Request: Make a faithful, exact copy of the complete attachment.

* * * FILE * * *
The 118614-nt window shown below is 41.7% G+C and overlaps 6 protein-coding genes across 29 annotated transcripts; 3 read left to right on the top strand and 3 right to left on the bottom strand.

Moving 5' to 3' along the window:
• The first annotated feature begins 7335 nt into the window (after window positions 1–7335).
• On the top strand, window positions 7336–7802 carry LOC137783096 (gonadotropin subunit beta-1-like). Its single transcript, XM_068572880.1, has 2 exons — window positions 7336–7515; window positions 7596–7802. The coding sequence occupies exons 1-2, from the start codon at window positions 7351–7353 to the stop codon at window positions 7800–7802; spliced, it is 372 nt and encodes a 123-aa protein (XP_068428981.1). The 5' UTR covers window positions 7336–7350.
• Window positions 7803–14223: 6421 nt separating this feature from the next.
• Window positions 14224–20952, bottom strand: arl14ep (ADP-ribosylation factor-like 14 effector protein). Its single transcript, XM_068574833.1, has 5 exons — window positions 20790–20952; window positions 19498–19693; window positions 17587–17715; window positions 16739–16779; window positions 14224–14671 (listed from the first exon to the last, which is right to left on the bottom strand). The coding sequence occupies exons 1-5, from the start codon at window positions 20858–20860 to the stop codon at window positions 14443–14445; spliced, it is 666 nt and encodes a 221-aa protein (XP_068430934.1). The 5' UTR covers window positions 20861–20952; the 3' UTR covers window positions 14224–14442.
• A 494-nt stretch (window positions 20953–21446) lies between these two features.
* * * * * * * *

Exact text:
The 118614-nt window shown below is 41.7% G+C and overlaps 6 protein-coding genes across 29 annotated transcripts; 3 read left to right on the top strand and 3 right to left on the bottom strand.

Moving 5' to 3' along the window:
• The first annotated feature begins 7335 nt into the window (after window positions 1–7335).
• On the top strand, window positions 7336–7802 carry LOC137783096 (gonadotropin subunit beta-1-like). Its single transcript, XM_068572880.1, has 2 exons — window positions 7336–7515; window positions 7596–7802. The coding sequence occupies exons 1-2, from the start codon at window positions 7351–7353 to the stop codon at window positions 7800–7802; spliced, it is 372 nt and encodes a 123-aa protein (XP_068428981.1). The 5' UTR covers window positions 7336–7350.
• Window positions 7803–14223: 6421 nt separating this feature from the next.
• Window positions 14224–20952, bottom strand: arl14ep (ADP-ribosylation factor-like 14 effector protein). Its single transcript, XM_068574833.1, has 5 exons — window positions 20790–20952; window positions 19498–19693; window positions 17587–17715; window positions 16739–16779; window positions 14224–14671 (listed from the first exon to the last, which is right to left on the bottom strand). The coding sequence occupies exons 1-5, from the start codon at window positions 20858–20860 to the stop codon at window positions 14443–14445; spliced, it is 666 nt and encodes a 221-aa protein (XP_068430934.1). The 5' UTR covers window positions 20861–20952; the 3' UTR covers window positions 14224–14442.
• A 494-nt stretch (window positions 20953–21446) lies between these two features.